In my 12 years in the gaming industry, I’ve had the good fortune to work in several aspects of game creation. I enjoy the challenge that goes along with the ever-changing needs of the creative process. I love solving problems and working together with several disciplines to create truly memorable games.
I bring with me a wealth of experience, having worked in several industries. I’ve been a soldier, a car salesman and an airline supervisor just to name some of them. I’ve been lucky enough to travel the world, from Maine to Mozambique. I play the ukulele (badly.) I am conversant in Spanish. I enjoy table-top role-playing games, reading just about anything, British television and the occasional round of disc golf.
B.S. in Business Administration with an emphasis in Marketing / Minor in English • 2010
So you are probably wondering why a game designer would want a degree in marketing. Well, I’m glad you asked… Marketing can mean a number of things, depending on whom you ask: Sales, Brand Management, Search Engine Optimization, Advertising and Communications. (Trust me, the list is enormous.) One of the things Marketing does very well, is it incorporates elements of sociology and psychology in tailoring your message to a specific group; in this case, your target audience. I apply some of these techniques in crafting stories.
A.A. in Transfer Studies • 2007
This area of education allowed me to explore all kinds of useful courses to assist in my writing, such as History, Cultural and Physical Anthropology, Geology and of course lots and lots of English and Creative Writing classes.
Certificate of Completion • 1991
I served in the U.S. Army for over 8 years, specifically as a Signals Intelligence Analyst (which, admittedly, sounds a lot cooler than it actually was.) This experience gave me first-hand knowledge of the military and how it works. I also got to throw hand grenades (which was awesome.)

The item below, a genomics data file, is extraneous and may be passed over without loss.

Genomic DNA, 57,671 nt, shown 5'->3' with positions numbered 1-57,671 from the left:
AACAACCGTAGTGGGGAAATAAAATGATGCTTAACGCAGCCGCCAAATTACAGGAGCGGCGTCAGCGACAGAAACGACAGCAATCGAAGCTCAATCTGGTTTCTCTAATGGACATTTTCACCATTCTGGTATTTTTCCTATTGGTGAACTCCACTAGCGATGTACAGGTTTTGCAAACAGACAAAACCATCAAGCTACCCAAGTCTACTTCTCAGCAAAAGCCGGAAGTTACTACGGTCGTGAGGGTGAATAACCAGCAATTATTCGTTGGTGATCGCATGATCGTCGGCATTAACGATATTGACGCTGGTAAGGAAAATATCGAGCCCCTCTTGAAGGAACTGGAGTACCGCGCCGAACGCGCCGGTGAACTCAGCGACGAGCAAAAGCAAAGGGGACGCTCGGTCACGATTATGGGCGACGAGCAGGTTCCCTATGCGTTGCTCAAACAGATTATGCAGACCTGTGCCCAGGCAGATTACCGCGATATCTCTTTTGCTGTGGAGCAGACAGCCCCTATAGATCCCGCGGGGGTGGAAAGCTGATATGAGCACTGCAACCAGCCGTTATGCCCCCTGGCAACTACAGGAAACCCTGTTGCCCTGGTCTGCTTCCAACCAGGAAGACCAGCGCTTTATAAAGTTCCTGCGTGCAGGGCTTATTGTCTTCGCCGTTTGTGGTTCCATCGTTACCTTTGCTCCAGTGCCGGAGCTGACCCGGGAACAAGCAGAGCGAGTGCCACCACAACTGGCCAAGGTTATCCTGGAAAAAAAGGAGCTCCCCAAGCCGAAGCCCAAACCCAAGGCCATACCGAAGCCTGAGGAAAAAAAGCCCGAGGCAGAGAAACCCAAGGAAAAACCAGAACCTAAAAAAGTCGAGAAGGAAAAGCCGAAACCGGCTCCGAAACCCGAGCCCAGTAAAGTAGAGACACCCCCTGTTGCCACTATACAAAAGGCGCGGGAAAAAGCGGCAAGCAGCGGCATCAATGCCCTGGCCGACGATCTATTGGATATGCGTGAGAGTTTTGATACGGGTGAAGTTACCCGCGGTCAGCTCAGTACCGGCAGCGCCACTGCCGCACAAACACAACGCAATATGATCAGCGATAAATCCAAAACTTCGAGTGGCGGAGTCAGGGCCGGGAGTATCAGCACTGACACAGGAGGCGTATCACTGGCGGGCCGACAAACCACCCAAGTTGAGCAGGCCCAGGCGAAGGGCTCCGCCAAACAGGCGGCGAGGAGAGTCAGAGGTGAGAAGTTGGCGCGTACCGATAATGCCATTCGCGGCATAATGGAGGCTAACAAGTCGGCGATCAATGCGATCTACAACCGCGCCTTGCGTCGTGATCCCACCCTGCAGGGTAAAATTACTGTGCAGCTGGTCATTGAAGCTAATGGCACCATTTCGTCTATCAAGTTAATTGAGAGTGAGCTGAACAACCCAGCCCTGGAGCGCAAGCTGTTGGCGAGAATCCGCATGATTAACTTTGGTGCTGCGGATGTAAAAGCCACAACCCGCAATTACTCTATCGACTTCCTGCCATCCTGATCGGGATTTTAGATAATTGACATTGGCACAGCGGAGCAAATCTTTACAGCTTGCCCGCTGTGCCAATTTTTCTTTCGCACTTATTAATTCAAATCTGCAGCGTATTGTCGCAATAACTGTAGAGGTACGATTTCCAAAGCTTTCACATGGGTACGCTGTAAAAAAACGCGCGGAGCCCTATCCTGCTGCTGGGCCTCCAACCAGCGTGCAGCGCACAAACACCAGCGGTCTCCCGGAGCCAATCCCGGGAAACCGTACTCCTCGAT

What does the X button do anyway?
Sometimes the most basic questions are the most difficult to answer. The game has to be fun. The game has to be compelling. The game controls, GUI and game progression all have to be intuitive. Oh yeah, and it all has to be done on time and (hopefully) under budget. But how?
The right game design is a complex puzzle, that when completed just feels right. A designer needs to bare in mind how all of the game elements work together, not just how the game plays. A “world view” of the overall design is key to a project’s success.
Well, that and a whole lot of play testing.Game Design
In the context of gaming, the story serves to push the game forward and keeps the player wondering what is around the next level. As a game designer, I understand the importance of fitting the story around the game and not the other way around. Character drives story and story compels the player but all with the understanding that the story serves to enhance the game and explain the motivations of the player-character.
Having a clear understanding of the character is essential for writing dialogue.Story and VO
What me, an artist?
Sometimes, no matter how well you write it, it’s just that much easier to draw a picture. If you can translate those ideas to an image, you have a clear advantage in getting those around you to help understand your vision. The key is to keep it quick and concise. It’s the art team’s mission to make it beautiful.
I use a combination of pencils and markers along with a liberal application of Photoshop to put my illustrations together.Art Work
What exactly does a producer do?
Whenever I would tell people I meet that I was a video game producer, invariably they would ask me what I did every day. The way I saw it, my job was to do anything and everything that didn’t fall under the category of art or programming. Get the mundane things out of the way, so programmers and artists can focus on what they need to do. In other words, there is no job too big or too small.Game Production